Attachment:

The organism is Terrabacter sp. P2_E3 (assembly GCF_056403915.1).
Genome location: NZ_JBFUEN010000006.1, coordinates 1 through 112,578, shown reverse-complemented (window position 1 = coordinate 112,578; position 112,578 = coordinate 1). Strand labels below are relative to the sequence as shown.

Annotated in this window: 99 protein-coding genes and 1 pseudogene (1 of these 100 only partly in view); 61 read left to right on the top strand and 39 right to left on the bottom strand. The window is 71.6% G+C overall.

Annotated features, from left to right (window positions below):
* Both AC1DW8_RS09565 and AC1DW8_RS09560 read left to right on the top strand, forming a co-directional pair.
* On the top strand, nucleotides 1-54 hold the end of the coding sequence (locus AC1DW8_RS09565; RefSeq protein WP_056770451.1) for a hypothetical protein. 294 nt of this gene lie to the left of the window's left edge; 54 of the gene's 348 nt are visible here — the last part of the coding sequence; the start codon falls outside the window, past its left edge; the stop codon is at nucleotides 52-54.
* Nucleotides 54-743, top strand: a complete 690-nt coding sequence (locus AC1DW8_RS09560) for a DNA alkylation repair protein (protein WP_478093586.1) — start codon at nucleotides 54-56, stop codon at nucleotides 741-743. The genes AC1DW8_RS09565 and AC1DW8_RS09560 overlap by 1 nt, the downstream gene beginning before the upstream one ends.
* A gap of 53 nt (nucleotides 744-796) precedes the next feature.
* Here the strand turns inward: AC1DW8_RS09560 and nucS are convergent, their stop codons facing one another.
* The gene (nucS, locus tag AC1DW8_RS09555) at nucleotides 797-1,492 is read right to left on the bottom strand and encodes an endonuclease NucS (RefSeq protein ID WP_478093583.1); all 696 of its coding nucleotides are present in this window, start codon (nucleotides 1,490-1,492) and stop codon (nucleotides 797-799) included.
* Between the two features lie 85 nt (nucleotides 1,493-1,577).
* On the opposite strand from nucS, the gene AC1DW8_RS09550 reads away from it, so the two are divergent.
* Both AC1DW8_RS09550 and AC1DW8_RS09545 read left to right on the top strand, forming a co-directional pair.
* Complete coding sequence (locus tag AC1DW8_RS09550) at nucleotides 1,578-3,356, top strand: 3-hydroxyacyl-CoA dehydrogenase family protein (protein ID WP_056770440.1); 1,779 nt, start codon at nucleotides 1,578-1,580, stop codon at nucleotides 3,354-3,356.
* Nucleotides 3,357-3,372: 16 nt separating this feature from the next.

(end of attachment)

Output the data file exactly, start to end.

The organism is Terrabacter sp. P2_E3 (assembly GCF_056403915.1).
Genome location: NZ_JBFUEN010000006.1, coordinates 1 through 112,578, shown reverse-complemented (window position 1 = coordinate 112,578; position 112,578 = coordinate 1). Strand labels below are relative to the sequence as shown.

Annotated in this window: 99 protein-coding genes and 1 pseudogene (1 of these 100 only partly in view); 61 read left to right on the top strand and 39 right to left on the bottom strand. The window is 71.6% G+C overall.

Annotated features, from left to right (window positions below):
* Both AC1DW8_RS09565 and AC1DW8_RS09560 read left to right on the top strand, forming a co-directional pair.
* On the top strand, nucleotides 1-54 hold the end of the coding sequence (locus AC1DW8_RS09565; RefSeq protein WP_056770451.1) for a hypothetical protein. 294 nt of this gene lie to the left of the window's left edge; 54 of the gene's 348 nt are visible here — the last part of the coding sequence; the start codon falls outside the window, past its left edge; the stop codon is at nucleotides 52-54.
* Nucleotides 54-743, top strand: a complete 690-nt coding sequence (locus AC1DW8_RS09560) for a DNA alkylation repair protein (protein WP_478093586.1) — start codon at nucleotides 54-56, stop codon at nucleotides 741-743. The genes AC1DW8_RS09565 and AC1DW8_RS09560 overlap by 1 nt, the downstream gene beginning before the upstream one ends.
* A gap of 53 nt (nucleotides 744-796) precedes the next feature.
* Here the strand turns inward: AC1DW8_RS09560 and nucS are convergent, their stop codons facing one another.
* The gene (nucS, locus tag AC1DW8_RS09555) at nucleotides 797-1,492 is read right to left on the bottom strand and encodes an endonuclease NucS (RefSeq protein ID WP_478093583.1); all 696 of its coding nucleotides are present in this window, start codon (nucleotides 1,490-1,492) and stop codon (nucleotides 797-799) included.
* Between the two features lie 85 nt (nucleotides 1,493-1,577).
* On the opposite strand from nucS, the gene AC1DW8_RS09550 reads away from it, so the two are divergent.
* Both AC1DW8_RS09550 and AC1DW8_RS09545 read left to right on the top strand, forming a co-directional pair.
* Complete coding sequence (locus tag AC1DW8_RS09550) at nucleotides 1,578-3,356, top strand: 3-hydroxyacyl-CoA dehydrogenase family protein (protein ID WP_056770440.1); 1,779 nt, start codon at nucleotides 1,578-1,580, stop codon at nucleotides 3,354-3,356.
* Nucleotides 3,357-3,372: 16 nt separating this feature from the next.